- Use wax paper to wrap and store foodstuffs like vegetables, fruits, butter sticks or other moist and dry foods. The wax coating will prevent the items from loosing or gaining moisture, so they stay fresh for longer periods.
- Use wax paper to wrap sticky and clingy goods.
- Use wax paper as an interleave between sticky baked goods prior to freezing, to ensure easy separation.
- Use wax paper to line the bottom of batters like cakes, muffins, bread, brownies etc.
Alternatives for wax paper in the oven
- Parchment paper: Parchment paper is an oven paper that is specifically treated to withstand temperatures of up to 450°F. It has a non-stick surface and can substitute wax paper in all applications plus more. For instance, it can be used as a pan liner for cookies, biscuits and roasting vegetables; goods in which the food does not completely cover the paper lining. It can be used as a non-stick surface on frying pans, or a steaming pouch for cooking salmon.
- Silicone baking mat: Silicone baking mat is another excellent substitute for wax paper in the oven. It is coated with food grade silicone which enables it to withstand very high temperatures (up to 480°F). It has a non-stick surface which releases baked goods perfectly and make cookware cleanup a breeze. Best part: It is non-toxic and can be used up to two thousand times before it needs replacement.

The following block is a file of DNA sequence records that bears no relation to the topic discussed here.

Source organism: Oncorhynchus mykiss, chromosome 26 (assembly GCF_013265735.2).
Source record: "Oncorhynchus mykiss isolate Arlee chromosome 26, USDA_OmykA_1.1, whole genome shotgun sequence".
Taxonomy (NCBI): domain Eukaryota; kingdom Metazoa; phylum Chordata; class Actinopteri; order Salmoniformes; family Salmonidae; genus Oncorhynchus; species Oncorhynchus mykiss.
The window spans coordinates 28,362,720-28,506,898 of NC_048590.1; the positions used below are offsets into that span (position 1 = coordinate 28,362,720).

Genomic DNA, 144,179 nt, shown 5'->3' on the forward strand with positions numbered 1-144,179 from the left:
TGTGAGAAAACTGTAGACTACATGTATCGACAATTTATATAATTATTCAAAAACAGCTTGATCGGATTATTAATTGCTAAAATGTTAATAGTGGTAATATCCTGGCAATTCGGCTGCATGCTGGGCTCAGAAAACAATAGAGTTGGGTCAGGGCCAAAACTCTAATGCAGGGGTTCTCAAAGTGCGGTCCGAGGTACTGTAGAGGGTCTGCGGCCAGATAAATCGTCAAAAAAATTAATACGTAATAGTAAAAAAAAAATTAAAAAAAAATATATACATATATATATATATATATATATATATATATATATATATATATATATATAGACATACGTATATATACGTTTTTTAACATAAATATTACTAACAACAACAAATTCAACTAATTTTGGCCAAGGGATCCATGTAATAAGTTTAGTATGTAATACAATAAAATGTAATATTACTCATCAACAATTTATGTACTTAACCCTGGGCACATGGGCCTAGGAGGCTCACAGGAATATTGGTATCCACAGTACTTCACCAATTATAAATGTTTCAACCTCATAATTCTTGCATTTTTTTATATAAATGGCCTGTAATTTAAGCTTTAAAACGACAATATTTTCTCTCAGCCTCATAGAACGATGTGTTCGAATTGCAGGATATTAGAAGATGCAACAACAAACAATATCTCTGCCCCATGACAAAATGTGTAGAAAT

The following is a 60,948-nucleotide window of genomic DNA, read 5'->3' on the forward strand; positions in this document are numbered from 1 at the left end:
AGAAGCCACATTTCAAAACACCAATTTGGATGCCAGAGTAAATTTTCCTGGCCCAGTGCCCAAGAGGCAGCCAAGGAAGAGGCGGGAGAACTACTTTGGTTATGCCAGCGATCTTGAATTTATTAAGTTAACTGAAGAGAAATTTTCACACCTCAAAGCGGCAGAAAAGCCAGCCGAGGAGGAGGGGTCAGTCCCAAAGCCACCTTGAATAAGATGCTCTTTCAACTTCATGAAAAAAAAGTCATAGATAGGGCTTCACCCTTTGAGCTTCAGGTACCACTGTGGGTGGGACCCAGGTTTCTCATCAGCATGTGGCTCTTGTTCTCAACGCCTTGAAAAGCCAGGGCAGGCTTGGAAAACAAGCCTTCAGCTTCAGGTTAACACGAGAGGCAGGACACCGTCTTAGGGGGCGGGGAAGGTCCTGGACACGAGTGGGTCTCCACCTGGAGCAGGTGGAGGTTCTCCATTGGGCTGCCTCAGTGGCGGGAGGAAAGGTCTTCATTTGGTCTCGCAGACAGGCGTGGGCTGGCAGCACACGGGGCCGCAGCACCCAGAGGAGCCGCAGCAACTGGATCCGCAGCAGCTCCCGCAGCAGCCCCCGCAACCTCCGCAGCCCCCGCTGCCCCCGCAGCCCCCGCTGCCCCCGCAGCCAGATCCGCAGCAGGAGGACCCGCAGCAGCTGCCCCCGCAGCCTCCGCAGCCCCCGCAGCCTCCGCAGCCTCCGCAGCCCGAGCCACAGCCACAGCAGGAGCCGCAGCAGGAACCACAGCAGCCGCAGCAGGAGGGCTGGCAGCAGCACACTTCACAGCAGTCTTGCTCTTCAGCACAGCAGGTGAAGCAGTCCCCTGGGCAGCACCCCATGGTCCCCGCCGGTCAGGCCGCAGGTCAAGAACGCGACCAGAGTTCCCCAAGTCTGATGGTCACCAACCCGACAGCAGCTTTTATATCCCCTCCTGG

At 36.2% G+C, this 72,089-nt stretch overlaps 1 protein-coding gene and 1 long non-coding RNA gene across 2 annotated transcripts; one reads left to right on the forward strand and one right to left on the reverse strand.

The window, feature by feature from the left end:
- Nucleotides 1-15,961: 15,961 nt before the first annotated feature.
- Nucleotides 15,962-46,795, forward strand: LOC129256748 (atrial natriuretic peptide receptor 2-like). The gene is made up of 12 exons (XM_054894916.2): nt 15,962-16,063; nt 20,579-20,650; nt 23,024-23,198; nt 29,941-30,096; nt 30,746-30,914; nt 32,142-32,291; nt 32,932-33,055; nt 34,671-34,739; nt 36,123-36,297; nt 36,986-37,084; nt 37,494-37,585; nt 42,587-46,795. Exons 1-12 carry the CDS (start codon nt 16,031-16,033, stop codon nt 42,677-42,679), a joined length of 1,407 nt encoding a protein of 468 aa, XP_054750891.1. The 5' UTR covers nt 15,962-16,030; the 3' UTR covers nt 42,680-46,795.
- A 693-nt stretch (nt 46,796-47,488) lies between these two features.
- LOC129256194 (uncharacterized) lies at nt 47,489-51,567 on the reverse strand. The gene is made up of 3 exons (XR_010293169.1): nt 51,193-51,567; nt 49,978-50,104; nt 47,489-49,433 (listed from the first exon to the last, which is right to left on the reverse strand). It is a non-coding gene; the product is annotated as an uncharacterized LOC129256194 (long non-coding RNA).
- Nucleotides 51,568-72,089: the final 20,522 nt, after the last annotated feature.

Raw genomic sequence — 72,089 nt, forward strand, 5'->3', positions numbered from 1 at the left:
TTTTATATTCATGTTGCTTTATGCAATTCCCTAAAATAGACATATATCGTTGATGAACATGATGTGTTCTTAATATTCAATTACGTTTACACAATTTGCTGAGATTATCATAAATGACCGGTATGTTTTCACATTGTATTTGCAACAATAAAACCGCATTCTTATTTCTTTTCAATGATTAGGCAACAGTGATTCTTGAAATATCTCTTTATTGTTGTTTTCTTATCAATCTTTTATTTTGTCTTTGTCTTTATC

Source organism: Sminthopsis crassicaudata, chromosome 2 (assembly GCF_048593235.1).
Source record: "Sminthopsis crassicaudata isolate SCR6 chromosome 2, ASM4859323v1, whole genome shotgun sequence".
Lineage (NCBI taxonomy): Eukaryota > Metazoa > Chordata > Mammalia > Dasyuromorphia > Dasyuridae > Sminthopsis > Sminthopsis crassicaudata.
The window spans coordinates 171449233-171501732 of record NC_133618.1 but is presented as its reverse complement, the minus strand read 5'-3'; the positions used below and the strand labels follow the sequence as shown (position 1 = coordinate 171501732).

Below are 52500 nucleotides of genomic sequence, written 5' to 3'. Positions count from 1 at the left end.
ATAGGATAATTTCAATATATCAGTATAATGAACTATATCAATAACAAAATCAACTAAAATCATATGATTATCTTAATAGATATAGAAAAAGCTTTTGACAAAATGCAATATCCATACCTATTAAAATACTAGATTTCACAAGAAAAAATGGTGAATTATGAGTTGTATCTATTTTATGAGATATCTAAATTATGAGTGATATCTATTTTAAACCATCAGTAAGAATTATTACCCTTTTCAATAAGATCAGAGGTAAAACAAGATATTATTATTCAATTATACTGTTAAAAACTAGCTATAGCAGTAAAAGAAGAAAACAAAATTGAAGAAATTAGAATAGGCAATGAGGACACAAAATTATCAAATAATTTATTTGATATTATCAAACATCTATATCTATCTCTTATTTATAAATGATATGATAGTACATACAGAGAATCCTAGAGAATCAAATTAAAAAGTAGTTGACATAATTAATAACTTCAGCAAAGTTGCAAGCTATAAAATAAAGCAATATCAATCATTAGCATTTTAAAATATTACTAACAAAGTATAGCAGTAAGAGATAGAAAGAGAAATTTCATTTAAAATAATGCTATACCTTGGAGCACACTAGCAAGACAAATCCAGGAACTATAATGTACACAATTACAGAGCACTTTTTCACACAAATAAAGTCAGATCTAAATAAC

- Line baking sheets and pans with aluminum foil: Using wax paper in the oven even when baking cakes, muffins, brownies etc, can produce highly unpredictable results. Because of that, it’s sometimes better to line the surface of a baking sheet with aluminum foil and grease with a cooking spray or butter. The grease will serve as a non-stick surface and food will release without sticking.
- Grease and flour baking tray: If you don’t have any of the above at your disposal, you can simply revert back to the traditional way of creating a non-stick surface. First, grease the pan with shortening or cooking spray, then sprinkle with a decent amount of flour. Next, invert the tray and gently tap on the back to remove excess flour. The dusty non-stick surface is ready to collect your favorite cookie dough.
Alternatives for wax paper in other applications
- Food plastic wrap: Plastic wrap can be used in-place of wax paper when wrapping and storing food items in the refrigerator. It can also be used to cover the top of dishes in the microwave, to prevent splatter and ensure even heating.
- Freezer paper: Freezer paper is coated with plastic on one side to provide barrier against moisture and air. It can substitute wax paper in all cooling applications plus more. The non-coated side of the paper is also useful for writing dates and labeling food items for storage.
- Parchment paper: Parchment paper can substitute wax paper in all kitchen and cooling applications; baking, freezing, wrapping and storing.
- Aluminum foil: Foil can substitute wax paper in cooling applications like wrapping sandwich, and pre-baking applications like covering counter tops or making piping cornet for cake decoration. Foils however, should not be used in the microwave oven to wrap foods or prevent splatter. It can prevent food from cooking or even spark and damage the oven.